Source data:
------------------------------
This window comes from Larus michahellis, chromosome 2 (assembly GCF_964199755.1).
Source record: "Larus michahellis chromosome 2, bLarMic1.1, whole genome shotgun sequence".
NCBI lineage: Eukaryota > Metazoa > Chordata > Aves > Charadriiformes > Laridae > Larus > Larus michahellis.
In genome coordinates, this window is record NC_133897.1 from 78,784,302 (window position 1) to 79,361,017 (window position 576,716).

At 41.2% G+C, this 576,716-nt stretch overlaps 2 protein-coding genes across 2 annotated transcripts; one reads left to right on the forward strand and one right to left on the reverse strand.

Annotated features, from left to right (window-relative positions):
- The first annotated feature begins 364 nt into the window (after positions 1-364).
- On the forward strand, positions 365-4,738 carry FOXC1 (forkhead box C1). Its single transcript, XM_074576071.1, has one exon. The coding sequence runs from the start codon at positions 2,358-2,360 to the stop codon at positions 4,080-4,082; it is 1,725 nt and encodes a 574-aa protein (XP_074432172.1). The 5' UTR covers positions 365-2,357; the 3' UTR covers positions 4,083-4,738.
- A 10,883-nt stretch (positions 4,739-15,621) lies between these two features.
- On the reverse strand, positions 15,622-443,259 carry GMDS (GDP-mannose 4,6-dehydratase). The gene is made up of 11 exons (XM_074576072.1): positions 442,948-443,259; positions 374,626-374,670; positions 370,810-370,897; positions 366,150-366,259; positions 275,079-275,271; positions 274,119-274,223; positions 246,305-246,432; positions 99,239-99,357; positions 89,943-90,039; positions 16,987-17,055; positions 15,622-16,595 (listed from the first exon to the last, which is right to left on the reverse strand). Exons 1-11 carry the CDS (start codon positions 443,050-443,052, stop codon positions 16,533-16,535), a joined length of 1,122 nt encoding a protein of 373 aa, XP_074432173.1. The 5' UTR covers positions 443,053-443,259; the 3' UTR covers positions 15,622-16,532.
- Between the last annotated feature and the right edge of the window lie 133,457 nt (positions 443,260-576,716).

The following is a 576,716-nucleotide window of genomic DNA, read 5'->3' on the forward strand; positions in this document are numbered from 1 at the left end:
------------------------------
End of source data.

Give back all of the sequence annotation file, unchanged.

This window comes from Larus michahellis, chromosome 2 (assembly GCF_964199755.1).
Source record: "Larus michahellis chromosome 2, bLarMic1.1, whole genome shotgun sequence".
NCBI lineage: Eukaryota > Metazoa > Chordata > Aves > Charadriiformes > Laridae > Larus > Larus michahellis.
In genome coordinates, this window is record NC_133897.1 from 78,784,302 (window position 1) to 79,361,017 (window position 576,716).

At 41.2% G+C, this 576,716-nt stretch overlaps 2 protein-coding genes across 2 annotated transcripts; one reads left to right on the forward strand and one right to left on the reverse strand.

Annotated features, from left to right (window-relative positions):
- The first annotated feature begins 364 nt into the window (after positions 1-364).
- On the forward strand, positions 365-4,738 carry FOXC1 (forkhead box C1). Its single transcript, XM_074576071.1, has one exon. The coding sequence runs from the start codon at positions 2,358-2,360 to the stop codon at positions 4,080-4,082; it is 1,725 nt and encodes a 574-aa protein (XP_074432172.1). The 5' UTR covers positions 365-2,357; the 3' UTR covers positions 4,083-4,738.
- A 10,883-nt stretch (positions 4,739-15,621) lies between these two features.
- On the reverse strand, positions 15,622-443,259 carry GMDS (GDP-mannose 4,6-dehydratase). The gene is made up of 11 exons (XM_074576072.1): positions 442,948-443,259; positions 374,626-374,670; positions 370,810-370,897; positions 366,150-366,259; positions 275,079-275,271; positions 274,119-274,223; positions 246,305-246,432; positions 99,239-99,357; positions 89,943-90,039; positions 16,987-17,055; positions 15,622-16,595 (listed from the first exon to the last, which is right to left on the reverse strand). Exons 1-11 carry the CDS (start codon positions 443,050-443,052, stop codon positions 16,533-16,535), a joined length of 1,122 nt encoding a protein of 373 aa, XP_074432173.1. The 5' UTR covers positions 443,053-443,259; the 3' UTR covers positions 15,622-16,532.
- Between the last annotated feature and the right edge of the window lie 133,457 nt (positions 443,260-576,716).

The following is a 576,716-nucleotide window of genomic DNA, read 5'->3' on the forward strand; positions in this document are numbered from 1 at the left end: